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The Great Gatsby Paperback – September 30, 2004
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Four girls on a trip to Paris suddenly find themselves in a high-stakes game of Truth or Dare that spirals out of control. Learn More
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It's also a love story, of sorts, the narrative of Gatsby's quixotic passion for Daisy Buchanan. The pair meet five years before the novel begins, when Daisy is a legendary young Louisville beauty and Gatsby an impoverished officer. They fall in love, but while Gatsby serves overseas, Daisy marries the brutal, bullying, but extremely rich Tom Buchanan. After the war, Gatsby devotes himself blindly to the pursuit of wealth by whatever means--and to the pursuit of Daisy, which amounts to the same thing. "Her voice is full of money," Gatsby says admiringly, in one of the novel's more famous descriptions. His millions made, Gatsby buys a mansion across Long Island Sound from Daisy's patrician East Egg address, throws lavish parties, and waits for her to appear. When she does, events unfold with all the tragic inevitability of a Greek drama, with detached, cynical neighbor Nick Carraway acting as chorus throughout. Spare, elegantly plotted, and written in crystalline prose, The Great Gatsby is as perfectly satisfying as the best kind of poem. --This text refers to the Kindle Edition edition.
From Publishers Weekly
Copyright © Reed Business Information, a division of Reed Elsevier Inc. All rights reserved. --This text refers to the Kindle Edition edition.
Top Customer Reviews
Unfortunately the edition I bought, from Old Landmark Publishing, has a number of minor transcription errors. The most notable is the occasional
insertion of multiple paragraph
breaks within a sentence. There are also occasional misplaced paragraph breaks in dialog paragraphs, which sometimes leads to confusion about which character is speaking.
I downloaded the free sample of the Scribner Edition and although that is only a short sample, it appears to be a much better quality transcription.
So since there are several Kindle editions available, you might want to avoid the Old Landmark Publishing Edition (the one with the car on the cover) and try the Scribner Edition (the one with the dark blue cover with a face superimposed).
Much of this is eloquently articulated by Nick Carraway, Gatsby's modest Long Island neighbor who becomes his most trusted confidante. Nick is responsible for reuniting the lovers who both have come to different points in their lives five years after their aborted romance. Now a solitary figure in his luxurious mansion, Gatsby is a newly wealthy man who accumulated his fortunes through dubious means. Daisy, on the other hand, has always led a life of privilege and could not let love stand in the way of her comfortable existence. She married Tom Buchanan for that sole purpose. With Gatsby's ambition spurred by his love for Daisy, he rekindles his romance with Daisy, as Tom carries on carelessly with an auto mechanic's grasping wife. Nick himself gets caught up in the jet set trappings and has a relationship with Jordan Baker, a young golf pro.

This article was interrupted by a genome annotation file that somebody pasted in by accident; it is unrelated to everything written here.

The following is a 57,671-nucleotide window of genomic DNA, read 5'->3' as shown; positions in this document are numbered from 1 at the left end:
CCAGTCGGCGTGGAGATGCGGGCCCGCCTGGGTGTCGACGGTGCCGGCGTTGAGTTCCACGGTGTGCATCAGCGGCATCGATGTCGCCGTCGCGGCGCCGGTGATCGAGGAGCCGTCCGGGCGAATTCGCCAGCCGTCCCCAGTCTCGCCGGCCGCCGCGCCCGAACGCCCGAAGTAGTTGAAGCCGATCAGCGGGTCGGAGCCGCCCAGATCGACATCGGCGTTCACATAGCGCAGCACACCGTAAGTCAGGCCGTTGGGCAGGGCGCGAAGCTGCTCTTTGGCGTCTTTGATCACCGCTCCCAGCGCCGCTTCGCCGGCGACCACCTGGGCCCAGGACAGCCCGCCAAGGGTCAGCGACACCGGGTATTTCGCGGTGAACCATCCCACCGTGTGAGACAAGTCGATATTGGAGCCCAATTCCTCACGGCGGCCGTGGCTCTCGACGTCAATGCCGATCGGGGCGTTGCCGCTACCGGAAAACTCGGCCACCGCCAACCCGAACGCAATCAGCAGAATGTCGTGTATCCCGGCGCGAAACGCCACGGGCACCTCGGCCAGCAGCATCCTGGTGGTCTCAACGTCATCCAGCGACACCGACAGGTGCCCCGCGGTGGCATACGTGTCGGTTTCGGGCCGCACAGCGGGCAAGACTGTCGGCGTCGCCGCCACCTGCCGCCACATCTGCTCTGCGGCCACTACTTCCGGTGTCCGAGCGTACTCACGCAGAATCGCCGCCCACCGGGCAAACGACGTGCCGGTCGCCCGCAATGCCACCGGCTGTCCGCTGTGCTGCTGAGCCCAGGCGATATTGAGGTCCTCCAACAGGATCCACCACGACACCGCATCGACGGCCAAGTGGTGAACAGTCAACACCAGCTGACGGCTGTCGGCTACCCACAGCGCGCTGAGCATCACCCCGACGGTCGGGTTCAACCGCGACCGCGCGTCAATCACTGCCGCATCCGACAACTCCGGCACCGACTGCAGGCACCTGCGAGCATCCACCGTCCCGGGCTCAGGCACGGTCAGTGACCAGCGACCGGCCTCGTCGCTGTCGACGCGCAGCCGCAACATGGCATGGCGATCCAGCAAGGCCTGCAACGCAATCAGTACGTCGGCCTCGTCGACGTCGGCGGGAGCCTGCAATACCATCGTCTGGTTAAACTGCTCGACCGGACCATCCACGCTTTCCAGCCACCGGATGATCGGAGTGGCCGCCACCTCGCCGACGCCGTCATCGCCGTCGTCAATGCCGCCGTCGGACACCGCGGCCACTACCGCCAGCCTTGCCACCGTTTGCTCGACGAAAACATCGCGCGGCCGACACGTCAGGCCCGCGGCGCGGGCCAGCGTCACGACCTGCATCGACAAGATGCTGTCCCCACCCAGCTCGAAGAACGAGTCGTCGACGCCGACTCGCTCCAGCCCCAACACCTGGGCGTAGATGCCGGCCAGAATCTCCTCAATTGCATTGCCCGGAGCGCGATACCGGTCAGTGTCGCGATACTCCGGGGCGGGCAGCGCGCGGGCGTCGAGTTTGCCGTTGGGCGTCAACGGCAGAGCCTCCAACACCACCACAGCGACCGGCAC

These characters are inevitably led on a collision course that exposes the hypocrisy of the rich, the falsity of a love undeserving and the transience of individuals on this earth. The strength of Fitzgerald's treatment comes from the lyrical prose he provides to illuminate these themes.Read more ›
Alexander Scourby, one of the greatest reading voices of his era (overlapping Fitzgerald's enough to know and feel it all) here does Carraway in a way that cannot, therefore, again be quite equalled. Imagine having a recording of a great contemporary actor reading Ahab's speeches in Moby Dick, and one begins to appreciate the gift that we only now have in recorded sound, something we are already quite casual about. But there is much more here than historical accuracy. Scourby's voice wraps around every phrase of Fitzgeral's text with both an actor's professionalism and a good reader's care, making it not only uncannily his own monument but also a monument in audio book history. It sets the bar, and anyone interested in the recorded voice as an art form should own this for repeated learning.
Most Recent Customer Reviews
A classic that everyone should have the pleasure to read, great book.Published 1 hour ago by Amazon Customer
This book has a sort of ironic humor about Mrs. Wilson and Tom, like Tom thinks that Myrtle would cheat for him, and stay faithful.Published 1 day ago by Monica
The book came as described with the coffee stains and all. Part of the cover ripped off because of the water bottles in my bag pushing down on it, but other than that I'm happy... Read morePublished 2 days ago by Randomness66
a different cover than this arrived. was disappointed as i collect different covers of this book. false advertising.Published 3 days ago by Taylor Mochulsky
Beautifully constructed sentences and painfully realistic dialogue from the partiers.Published 4 days ago by blondewriter99